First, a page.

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Phone 7: Another Vista or another XP?

We scratch beneath the surface and find a bit of both

The essential guide to IT transformation

Step into my world

The whole premise of Windows Phone 7 is information at a glance. The idea is that important information is already on the screen, so you don't have to muck about opening applications and searching for stuff. That's a good premise, and works to some extent, as long as your idea of important information matches Redmond's.

Starting with the lock screen, which shows your next upcoming appointment as well as the traditional time and date, something that has already proved useful when trying to remember where we're going. That lock screen will also show music controls for a few seconds if there's music playing - so you can pause, skip track or replay without even unlocking the phone.

Once you slide the lock out of the way you get to the home screen, which Microsoft insists on calling "Start", to blend identities with its desktop OS.

Windows Phone 7 tiles Interface

The tiles slide up and down, and there's a boring old list of applications to the right

Out on the tiles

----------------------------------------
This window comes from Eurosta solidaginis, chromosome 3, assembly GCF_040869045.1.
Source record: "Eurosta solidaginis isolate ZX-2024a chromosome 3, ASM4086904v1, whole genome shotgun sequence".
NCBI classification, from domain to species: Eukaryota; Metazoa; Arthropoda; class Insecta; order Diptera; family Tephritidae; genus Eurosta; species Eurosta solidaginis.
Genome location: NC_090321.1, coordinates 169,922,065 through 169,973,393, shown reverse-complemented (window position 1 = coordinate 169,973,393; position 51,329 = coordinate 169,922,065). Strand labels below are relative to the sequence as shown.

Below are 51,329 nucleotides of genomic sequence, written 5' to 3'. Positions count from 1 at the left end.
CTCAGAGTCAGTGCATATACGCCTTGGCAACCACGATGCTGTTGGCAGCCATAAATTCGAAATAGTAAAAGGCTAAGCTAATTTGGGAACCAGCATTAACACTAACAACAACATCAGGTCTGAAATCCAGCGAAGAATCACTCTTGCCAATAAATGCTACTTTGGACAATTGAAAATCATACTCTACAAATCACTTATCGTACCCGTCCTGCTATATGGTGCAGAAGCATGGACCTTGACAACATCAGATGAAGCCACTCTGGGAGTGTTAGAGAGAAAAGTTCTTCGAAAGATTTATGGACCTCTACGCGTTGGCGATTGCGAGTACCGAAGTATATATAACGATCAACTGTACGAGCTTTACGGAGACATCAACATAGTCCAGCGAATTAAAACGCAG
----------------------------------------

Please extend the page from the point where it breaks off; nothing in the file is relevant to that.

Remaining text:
Those tiles are supposed to be superior to icons, and not only because they're bigger. The idea is that they display contextual information based on the applications behind them, pushing the idea that important information can be seen at a glance rather than having to open applications. The only problem is that most of them don't, and those that do don't always make it clear what they're displaying.

The Phone tile, for example, shows missed calls and voicemail, only the simplicity of the interface makes it unclear which is which. I know that I have three, but three of what remains a mystery. That's probably something one would get used to, and at least it's not presenting information for the sake of looking busy, like the "People" tile.

Windows Phone 7 Series

When tapped, People takes you into your contacts lists, populated from your favourite social networking site (as long as it's Facebook) - which we'll talk about later - but the tile itself displays rotating images related to your contacts, apparently at random. For a while we thought it might be related to when they update their status, but no - it seems the ever-changing display is simply eye candy designed to remind you how popular you are (or not).

A messaging tile shows you incoming messages awaiting your attention, but that's SMS messages only, as each email account gets its own tile and there's no universal mailbox here.

The next tile in our screenshot is one pulled out of People that represents a single contact, one of particular importance. This time you will get status updates scraped from Facebook and displayed on the tile, with pictures too.

The essential guide to IT transformation

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